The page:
4 Matching Annotations
  1. Dec 2015
    1. Similarly, in science there exists substantial expertise making brilliant connectionsbetween concepts, but it is being conveyed in silos of English prose known as journalarticles. Every scientific journal article has a methods section, but it is almost impossibleto read a methods section and subsequently repeat the experiment—the English languageis inadequate to precisely and concisely convey what is being done.

      This issue of reproducible science is starting to be tackled but I do believe formal methods and abstractions would go along way to making sure we adhere these ideas. It is a bit like writing a program with global state vs a functionally defined program, but even worse, since you may forget to write down one little thing you did to the global state.

  2. Feb 2014
    1. National governments are also weighing in on the issue. The UK government aims this April to make text-mining for non-commercial purposes exempt from copyright, allowing academics to mine any content they have paid for.

      UK government intervening to make text-mining for non-commercial purposes exempt from copyright.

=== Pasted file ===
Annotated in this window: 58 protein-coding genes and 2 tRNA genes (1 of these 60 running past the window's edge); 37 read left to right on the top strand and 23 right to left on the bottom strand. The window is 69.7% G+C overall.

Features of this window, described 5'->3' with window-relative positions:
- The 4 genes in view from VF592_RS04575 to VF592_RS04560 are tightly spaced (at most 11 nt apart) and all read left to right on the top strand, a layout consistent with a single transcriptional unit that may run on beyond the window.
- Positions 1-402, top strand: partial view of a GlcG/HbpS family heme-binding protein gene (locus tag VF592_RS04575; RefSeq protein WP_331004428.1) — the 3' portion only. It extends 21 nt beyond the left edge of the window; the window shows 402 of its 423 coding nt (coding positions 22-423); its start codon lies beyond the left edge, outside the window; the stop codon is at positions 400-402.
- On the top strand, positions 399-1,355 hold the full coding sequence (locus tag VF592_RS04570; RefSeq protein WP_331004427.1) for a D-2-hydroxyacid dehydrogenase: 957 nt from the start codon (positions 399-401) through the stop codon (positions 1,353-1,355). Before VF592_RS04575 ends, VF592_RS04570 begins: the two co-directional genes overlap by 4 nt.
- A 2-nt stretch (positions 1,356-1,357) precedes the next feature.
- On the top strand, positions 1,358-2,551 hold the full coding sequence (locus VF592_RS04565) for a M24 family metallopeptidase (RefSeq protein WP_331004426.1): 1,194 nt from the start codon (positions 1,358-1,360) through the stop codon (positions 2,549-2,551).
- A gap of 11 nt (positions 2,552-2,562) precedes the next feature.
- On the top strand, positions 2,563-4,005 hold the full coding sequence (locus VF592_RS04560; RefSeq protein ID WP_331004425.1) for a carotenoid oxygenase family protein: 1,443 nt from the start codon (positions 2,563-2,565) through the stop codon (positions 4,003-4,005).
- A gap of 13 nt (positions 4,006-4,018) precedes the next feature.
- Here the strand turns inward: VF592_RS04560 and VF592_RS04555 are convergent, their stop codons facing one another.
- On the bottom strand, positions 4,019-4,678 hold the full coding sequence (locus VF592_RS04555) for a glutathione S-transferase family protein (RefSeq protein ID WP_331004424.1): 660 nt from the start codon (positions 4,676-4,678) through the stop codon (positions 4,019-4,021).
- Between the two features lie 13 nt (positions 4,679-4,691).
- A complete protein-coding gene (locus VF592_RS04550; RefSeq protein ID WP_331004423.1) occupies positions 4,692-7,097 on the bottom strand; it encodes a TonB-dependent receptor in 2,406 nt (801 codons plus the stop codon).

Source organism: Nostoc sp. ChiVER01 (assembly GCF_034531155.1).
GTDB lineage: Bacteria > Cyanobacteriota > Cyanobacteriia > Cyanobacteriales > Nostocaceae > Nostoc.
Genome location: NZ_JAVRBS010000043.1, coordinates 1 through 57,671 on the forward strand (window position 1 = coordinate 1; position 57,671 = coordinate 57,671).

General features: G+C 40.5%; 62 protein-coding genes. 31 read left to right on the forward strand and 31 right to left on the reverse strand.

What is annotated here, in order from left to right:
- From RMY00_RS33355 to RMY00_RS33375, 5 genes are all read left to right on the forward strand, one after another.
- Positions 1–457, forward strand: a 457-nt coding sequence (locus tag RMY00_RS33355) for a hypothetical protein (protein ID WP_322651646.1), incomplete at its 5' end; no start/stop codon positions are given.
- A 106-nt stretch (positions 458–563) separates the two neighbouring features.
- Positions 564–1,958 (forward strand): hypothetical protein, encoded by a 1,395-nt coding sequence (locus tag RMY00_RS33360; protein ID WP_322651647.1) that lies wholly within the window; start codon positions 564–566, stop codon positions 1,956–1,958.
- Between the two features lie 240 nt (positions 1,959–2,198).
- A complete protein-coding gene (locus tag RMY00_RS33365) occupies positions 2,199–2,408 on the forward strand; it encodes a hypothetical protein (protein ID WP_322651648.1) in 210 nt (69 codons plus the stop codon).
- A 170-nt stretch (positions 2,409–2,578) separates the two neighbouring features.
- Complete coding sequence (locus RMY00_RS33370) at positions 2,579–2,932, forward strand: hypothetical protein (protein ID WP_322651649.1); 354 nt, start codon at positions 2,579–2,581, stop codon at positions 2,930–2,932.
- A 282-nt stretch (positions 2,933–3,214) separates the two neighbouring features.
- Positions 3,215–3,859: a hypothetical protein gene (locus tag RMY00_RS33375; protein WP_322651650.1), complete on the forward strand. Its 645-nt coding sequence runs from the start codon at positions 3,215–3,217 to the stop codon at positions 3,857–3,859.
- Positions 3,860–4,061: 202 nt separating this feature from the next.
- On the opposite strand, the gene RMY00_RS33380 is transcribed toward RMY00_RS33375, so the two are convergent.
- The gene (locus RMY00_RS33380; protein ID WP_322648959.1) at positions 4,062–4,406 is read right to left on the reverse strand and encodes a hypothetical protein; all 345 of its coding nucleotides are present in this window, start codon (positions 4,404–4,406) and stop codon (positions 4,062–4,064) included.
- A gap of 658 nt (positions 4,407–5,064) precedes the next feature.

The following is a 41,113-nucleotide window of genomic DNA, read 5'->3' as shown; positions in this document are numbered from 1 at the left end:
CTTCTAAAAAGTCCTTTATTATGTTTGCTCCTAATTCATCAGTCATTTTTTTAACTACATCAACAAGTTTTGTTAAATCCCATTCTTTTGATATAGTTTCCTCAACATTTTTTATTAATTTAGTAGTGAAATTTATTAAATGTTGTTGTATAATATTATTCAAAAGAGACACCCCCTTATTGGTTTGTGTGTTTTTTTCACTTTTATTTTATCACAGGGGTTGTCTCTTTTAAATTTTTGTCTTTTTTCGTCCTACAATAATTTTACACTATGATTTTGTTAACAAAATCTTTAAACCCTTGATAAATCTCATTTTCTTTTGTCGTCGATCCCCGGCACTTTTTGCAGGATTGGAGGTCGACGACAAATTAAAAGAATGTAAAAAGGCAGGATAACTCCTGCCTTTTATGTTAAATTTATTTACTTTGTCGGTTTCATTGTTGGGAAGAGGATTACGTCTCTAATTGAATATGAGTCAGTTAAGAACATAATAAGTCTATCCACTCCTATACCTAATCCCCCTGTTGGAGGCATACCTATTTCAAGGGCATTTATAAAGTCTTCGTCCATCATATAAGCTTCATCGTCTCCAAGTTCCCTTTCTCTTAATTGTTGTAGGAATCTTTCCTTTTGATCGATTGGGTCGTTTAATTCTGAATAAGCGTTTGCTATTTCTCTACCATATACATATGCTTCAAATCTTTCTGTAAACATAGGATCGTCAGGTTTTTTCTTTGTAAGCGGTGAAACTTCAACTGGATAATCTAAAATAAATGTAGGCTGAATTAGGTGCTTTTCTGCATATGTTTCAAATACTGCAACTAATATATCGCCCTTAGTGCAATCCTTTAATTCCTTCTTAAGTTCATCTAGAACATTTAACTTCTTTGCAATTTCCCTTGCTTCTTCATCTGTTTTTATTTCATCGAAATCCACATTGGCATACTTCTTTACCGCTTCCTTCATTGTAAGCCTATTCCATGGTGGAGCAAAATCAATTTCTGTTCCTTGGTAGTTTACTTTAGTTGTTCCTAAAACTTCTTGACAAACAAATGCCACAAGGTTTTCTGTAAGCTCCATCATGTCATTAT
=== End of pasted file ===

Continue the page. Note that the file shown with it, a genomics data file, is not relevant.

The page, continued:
2. “Our plan is just to wait for the copyright exemption to come into law in the United Kingdom so we can do our own content-mining our own way, on our own platform, with our own tools,” says Mounce. “Our project plans to mine Elsevier’s content, but we neither want nor need the restricted service they are announcing here.”

      This seems to be a sensible move rather than be hindered not by copyright, but by the onerous contract that Elsevier wants to put in place.

    3. some researchers feel that a dangerous precedent is being set. They argue that publishers wrongly characterize text-mining as an activity that requires extra rights to be granted by licence from a copyright holder, and they feel that computational reading should require no more permission than human reading. “The right to read is the right to mine,” says Ross Mounce of the University of Bath, UK, who is using content-mining to construct maps of species’ evolutionary relationships.

      "The right to read is the right to mine."